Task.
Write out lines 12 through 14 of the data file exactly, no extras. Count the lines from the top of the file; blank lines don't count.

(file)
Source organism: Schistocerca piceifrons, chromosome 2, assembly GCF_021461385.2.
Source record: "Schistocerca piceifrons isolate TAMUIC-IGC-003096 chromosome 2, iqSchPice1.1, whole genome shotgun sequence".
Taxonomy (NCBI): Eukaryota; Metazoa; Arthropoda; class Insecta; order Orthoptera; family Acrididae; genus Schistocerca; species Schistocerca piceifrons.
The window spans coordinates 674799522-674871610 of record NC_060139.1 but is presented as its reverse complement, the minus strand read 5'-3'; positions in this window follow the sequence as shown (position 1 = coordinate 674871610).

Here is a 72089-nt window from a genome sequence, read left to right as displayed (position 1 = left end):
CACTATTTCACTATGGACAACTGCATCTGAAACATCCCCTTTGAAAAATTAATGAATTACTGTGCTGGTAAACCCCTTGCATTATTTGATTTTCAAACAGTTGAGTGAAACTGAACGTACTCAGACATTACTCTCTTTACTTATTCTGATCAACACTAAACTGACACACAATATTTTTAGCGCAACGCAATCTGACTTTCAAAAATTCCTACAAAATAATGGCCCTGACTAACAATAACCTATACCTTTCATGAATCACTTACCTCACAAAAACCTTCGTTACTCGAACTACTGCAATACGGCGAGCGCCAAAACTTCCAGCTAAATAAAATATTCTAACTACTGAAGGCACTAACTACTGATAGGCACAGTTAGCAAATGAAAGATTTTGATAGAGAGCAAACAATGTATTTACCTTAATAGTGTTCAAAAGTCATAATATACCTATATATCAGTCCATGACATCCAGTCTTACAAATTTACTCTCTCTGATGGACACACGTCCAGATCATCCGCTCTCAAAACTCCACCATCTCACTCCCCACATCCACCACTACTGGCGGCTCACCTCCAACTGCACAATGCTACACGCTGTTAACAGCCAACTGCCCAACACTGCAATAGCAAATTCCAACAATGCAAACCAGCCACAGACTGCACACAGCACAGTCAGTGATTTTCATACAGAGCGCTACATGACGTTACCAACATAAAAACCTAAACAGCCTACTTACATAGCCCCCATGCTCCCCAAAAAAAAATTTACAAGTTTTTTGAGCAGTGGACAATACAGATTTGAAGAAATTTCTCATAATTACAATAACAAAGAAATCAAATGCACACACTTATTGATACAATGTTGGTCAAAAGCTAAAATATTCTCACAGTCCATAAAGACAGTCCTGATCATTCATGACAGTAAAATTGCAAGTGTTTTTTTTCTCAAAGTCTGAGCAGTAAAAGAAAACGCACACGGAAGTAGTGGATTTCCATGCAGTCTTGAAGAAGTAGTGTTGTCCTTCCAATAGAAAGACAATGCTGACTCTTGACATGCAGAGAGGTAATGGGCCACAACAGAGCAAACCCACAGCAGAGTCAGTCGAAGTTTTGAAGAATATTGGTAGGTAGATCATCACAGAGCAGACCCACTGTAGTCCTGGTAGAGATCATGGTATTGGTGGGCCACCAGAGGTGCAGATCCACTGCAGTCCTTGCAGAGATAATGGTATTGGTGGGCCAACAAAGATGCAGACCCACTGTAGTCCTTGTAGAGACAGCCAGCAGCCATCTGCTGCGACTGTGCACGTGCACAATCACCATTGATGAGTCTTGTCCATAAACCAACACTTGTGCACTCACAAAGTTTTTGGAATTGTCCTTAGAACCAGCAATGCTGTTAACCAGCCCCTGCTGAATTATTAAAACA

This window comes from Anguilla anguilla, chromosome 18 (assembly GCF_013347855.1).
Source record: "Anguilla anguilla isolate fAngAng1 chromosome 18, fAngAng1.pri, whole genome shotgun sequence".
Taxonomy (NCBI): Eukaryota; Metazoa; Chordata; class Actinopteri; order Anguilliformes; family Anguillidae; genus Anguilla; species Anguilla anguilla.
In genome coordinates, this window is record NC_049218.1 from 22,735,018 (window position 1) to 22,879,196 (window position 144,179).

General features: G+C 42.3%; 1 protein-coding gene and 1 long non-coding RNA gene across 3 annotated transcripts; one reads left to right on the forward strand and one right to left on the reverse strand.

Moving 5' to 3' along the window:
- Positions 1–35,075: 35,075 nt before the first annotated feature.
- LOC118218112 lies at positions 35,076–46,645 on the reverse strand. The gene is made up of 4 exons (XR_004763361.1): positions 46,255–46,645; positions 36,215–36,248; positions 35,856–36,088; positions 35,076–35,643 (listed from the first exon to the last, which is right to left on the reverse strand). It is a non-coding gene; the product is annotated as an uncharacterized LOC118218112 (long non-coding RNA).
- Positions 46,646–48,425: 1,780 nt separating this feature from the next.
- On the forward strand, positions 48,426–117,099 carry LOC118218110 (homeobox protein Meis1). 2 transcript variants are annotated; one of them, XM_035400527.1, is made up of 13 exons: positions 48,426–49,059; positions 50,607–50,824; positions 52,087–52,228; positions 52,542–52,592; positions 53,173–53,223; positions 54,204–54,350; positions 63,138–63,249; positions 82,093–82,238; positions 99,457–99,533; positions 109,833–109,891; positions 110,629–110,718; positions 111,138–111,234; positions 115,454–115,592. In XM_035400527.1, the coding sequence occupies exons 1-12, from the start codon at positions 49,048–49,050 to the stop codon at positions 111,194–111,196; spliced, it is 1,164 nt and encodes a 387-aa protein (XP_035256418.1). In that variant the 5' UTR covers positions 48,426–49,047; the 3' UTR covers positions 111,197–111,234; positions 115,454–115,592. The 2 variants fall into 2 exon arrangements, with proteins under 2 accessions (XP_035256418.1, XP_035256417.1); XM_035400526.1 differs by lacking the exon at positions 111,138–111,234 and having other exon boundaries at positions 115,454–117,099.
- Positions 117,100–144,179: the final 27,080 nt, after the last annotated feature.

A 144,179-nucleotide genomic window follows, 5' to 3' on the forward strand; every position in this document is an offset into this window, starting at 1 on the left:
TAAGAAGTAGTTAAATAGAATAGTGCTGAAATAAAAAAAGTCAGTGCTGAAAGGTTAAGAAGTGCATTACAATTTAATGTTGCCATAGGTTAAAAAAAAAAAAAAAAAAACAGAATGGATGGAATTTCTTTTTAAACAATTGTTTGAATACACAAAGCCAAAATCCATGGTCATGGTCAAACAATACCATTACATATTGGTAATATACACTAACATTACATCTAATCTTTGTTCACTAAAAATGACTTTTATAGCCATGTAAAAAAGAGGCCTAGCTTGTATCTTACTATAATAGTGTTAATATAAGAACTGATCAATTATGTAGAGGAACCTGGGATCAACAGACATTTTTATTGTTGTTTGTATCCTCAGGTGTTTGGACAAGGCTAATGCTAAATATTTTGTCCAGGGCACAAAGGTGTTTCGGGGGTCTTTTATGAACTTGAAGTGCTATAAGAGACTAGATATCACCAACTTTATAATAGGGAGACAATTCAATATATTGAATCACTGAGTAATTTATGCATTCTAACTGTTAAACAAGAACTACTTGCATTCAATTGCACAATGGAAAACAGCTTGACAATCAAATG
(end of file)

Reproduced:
Moving 5' to 3' along the window:
- Positions 1–35,075: 35,075 nt before the first annotated feature.
- LOC118218112 lies at positions 35,076–46,645 on the reverse strand. The gene is made up of 4 exons (XR_004763361.1): positions 46,255–46,645; positions 36,215–36,248; positions 35,856–36,088; positions 35,076–35,643 (listed from the first exon to the last, which is right to left on the reverse strand). It is a non-coding gene; the product is annotated as an uncharacterized LOC118218112 (long non-coding RNA).